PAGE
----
Summer’s almost over for us North Americanos (sigh). Most people will have taken a vacation or two, and spent more than they planned. It would sure be helpful to bring in a little extra income. Nothing permanent, mind you — enough to keep the credit card paid, and food on the table. A “side hustle” that pays off.

     Here are ten of them, to get you started:

*Sell bottled water.   Playgrounds, playing fields, parks and picnic areas…any of these would be a good place for an iced cooler, filled with frosty bottles of water. Check to see if you need a license (it’s usually quite reasonable), buy the bottles on sale, and go to it. People will be guzzling water into the fall. (Consider offering hot drinks by then, anyways, as well as packaged snacks.) More here, if you’re curious on specifics.

*Participate in a focus group.  Over the years, I’ve been in group sessions to discuss new cars, scrubbing tools for bathrooms, and even bath products. After each, I walked out with $50-125 in cash, plus an armful of goodies to try at home. Every single one of these opportunities came via Craigslist. Eventually I was on the database of the testing companies, then they called me.

*Eat a burger — or offer to.   Red Robin’s headquarters are in the Denver area, not far from where I live. They hold periodic “YUM University” sessions to test out new burger ideas, and other products. After signing up, I generally get an e-mail twice a year, offering a chance to attend the next session. It only takes about an hour, and we waddle out of there, full of great hamburgers — and clutching a $50 giftcard for our next stop at RR.

     Find out where your favorite restaurant’s corporate headquarters are, and make a pitch. If they don’t have group tasting sessions (and I’m betting they do), then offer to:

*Be a mystery critic.  You visit incognito: they get an extensive report on what’s going well — and what isn’t. You get a free meal, and a paycheck. (Yes, you can do this by mystery shopping — but I’ve had better results writing directly to the powers that be. One gig, for Traildust Steakhouse, lasted for more than seven years. That’s a lot of steaks!) At the very least, answer the surveys many restaurants offer. If you do it for the Outback chain, for example, a free ‘Bloomin’ Onion’ is your reward at your next visit.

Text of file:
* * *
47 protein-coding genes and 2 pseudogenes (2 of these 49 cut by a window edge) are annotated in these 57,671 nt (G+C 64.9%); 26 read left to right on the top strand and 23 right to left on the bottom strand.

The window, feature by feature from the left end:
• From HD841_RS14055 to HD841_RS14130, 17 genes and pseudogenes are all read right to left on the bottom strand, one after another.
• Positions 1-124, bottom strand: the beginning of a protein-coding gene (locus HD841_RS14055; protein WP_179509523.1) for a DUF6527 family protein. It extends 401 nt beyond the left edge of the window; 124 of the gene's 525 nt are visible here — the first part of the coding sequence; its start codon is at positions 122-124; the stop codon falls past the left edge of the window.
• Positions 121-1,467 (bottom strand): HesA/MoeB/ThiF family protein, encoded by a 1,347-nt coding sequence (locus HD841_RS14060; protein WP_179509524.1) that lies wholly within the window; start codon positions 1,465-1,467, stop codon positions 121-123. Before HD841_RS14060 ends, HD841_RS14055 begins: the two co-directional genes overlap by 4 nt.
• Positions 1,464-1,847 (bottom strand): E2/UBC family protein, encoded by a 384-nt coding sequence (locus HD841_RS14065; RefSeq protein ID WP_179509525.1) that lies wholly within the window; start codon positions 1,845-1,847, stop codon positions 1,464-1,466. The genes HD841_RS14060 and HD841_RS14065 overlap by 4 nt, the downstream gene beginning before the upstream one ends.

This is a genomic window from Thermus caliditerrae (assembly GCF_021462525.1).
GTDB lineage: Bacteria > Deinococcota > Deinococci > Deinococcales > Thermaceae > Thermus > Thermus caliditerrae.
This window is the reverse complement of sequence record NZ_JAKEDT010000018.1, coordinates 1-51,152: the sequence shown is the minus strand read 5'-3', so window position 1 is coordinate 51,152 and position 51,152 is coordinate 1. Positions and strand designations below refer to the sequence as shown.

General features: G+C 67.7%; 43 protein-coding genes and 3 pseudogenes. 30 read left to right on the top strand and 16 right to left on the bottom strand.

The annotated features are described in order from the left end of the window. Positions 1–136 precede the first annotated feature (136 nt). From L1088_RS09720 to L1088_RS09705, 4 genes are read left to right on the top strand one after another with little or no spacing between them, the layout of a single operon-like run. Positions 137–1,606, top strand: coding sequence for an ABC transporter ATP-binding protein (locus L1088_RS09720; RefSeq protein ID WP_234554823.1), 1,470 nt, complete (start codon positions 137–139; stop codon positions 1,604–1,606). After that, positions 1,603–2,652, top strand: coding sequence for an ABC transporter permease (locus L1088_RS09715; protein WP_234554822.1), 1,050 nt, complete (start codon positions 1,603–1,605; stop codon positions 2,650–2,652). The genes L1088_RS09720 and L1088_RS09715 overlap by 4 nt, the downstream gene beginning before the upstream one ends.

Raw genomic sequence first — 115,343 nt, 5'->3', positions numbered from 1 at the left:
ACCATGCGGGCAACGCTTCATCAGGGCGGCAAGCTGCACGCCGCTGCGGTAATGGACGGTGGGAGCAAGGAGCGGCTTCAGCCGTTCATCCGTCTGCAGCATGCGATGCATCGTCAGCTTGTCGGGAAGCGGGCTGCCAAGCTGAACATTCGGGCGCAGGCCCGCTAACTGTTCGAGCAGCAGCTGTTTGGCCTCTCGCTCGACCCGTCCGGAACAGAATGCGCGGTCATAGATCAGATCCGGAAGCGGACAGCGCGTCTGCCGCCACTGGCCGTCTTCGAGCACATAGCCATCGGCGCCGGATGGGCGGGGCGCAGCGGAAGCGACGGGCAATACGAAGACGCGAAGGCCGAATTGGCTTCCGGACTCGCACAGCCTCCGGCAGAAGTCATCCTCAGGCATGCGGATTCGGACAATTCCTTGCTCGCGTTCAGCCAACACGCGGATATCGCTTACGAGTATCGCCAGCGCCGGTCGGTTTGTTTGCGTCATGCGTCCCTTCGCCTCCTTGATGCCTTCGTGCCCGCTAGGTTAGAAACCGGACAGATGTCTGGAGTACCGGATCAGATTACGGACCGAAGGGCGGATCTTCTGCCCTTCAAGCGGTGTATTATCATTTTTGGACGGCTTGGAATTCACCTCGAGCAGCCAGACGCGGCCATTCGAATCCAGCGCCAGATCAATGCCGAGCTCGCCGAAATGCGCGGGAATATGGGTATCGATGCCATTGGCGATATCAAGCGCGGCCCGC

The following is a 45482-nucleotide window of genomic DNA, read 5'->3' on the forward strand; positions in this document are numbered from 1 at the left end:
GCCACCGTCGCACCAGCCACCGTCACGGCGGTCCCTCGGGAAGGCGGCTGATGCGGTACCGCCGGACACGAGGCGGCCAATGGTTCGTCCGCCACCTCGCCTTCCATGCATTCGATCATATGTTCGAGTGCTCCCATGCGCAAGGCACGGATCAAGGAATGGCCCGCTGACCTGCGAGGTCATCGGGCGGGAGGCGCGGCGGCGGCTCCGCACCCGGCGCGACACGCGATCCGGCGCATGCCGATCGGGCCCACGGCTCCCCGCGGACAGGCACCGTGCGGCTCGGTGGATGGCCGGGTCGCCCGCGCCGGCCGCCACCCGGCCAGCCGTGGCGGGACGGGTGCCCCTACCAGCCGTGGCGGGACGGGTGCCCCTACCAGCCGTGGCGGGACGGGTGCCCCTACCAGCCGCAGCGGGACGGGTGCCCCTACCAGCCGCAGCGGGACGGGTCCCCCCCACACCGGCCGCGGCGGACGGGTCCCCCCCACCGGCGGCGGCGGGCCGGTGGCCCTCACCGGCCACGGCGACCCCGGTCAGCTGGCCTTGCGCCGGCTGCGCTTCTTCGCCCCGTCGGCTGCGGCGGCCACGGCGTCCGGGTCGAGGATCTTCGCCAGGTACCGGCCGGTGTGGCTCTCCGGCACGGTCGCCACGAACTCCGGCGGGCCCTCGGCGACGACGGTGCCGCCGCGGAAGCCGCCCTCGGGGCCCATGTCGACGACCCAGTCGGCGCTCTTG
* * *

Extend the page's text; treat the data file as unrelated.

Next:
*Babysit a senior.  It doesn’t mean changing diapers, either. Many older people just need a little company, while their regular caregivers take a break. Fix them supper, make sure they get their medication, and watch some television or play cards. It’s not difficult, but does demand a calm willingness to do what’s needed. Advertise your services, or talk to friends who are caring for elderly relatives.

*Do the wash — or just iron.  Although most people don’t mind doing their own wash, they loathe ironing. They’ve got a choice: let the drycleaners do it (and starch the heck out of the shirts, thus shortening their effective life), or have someone like you do the ironing for them.

     This was one of the traditional ways 1960s and 70s era women (including my mom, incidentally) made extra income. I’m not sure what they charged back then, but you could find plenty of work at 50 cents – $1 each item. I can iron a shirt in five minutes; do the math.

*Help a neighbor.   Offer to: make a meal or clean; shovel snow; mow the yard; weed their flowerbeds; feed the animals while they’re on vacation; water plants and pick up mail; take care of their children; buy fruit or veggies for them. (Particularly if you’re headed to an area that has orchards or truck farms, during harvest.) Whatever you generally need help withthey will, too. And often they’ll be willing to pay — or swap — for it.


*Sell your hair.  Wigmakers and companies who make hair extensions are looking for long, thick hair in good shape. It means a short haircut for you, but a good income: 17 inches of light blond hair sold recently for $1500!World of Wigs also buys hair, though they’re not doing so, at present. You could also be generous, and donate your flowing locks for people with cancer.